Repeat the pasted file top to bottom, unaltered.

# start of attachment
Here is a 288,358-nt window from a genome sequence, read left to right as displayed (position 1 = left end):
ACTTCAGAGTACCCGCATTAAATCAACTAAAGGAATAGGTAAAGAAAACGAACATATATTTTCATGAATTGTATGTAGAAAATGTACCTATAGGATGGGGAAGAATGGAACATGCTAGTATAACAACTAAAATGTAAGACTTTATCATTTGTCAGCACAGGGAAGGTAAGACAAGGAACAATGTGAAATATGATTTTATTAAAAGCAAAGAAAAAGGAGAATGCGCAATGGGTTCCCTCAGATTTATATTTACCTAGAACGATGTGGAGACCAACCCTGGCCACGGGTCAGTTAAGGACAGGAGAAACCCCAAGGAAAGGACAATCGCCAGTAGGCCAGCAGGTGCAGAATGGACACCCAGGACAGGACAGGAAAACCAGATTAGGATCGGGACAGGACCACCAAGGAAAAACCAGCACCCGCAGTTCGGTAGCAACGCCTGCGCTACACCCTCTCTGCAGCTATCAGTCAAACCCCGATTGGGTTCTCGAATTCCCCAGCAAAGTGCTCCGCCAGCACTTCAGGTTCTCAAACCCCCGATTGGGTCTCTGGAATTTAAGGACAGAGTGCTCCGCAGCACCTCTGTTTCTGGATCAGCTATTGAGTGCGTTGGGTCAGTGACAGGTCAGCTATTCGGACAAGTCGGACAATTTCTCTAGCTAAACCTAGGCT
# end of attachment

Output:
Here is a 288,358-nt window from a genome sequence, read left to right as displayed (position 1 = left end):
ACTTCAGAGTACCCGCATTAAATCAACTAAAGGAATAGGTAAAGAAAACGAACATATATTTTCATGAATTGTATGTAGAAAATGTACCTATAGGATGGGGAAGAATGGAACATGCTAGTATAACAACTAAAATGTAAGACTTTATCATTTGTCAGCACAGGGAAGGTAAGACAAGGAACAATGTGAAATATGATTTTATTAAAAGCAAAGAAAAAGGAGAATGCGCAATGGGTTCCCTCAGATTTATATTTACCTAGAACGATGTGGAGACCAACCCTGGCCACGGGTCAGTTAAGGACAGGAGAAACCCCAAGGAAAGGACAATCGCCAGTAGGCCAGCAGGTGCAGAATGGACACCCAGGACAGGACAGGAAAACCAGATTAGGATCGGGACAGGACCACCAAGGAAAAACCAGCACCCGCAGTTCGGTAGCAACGCCTGCGCTACACCCTCTCTGCAGCTATCAGTCAAACCCCGATTGGGTTCTCGAATTCCCCAGCAAAGTGCTCCGCCAGCACTTCAGGTTCTCAAACCCCCGATTGGGTCTCTGGAATTTAAGGACAGAGTGCTCCGCAGCACCTCTGTTTCTGGATCAGCTATTGAGTGCGTTGGGTCAGTGACAGGTCAGCTATTCGGACAAGTCGGACAATTTCTCTAGCTAAACCTAGGCT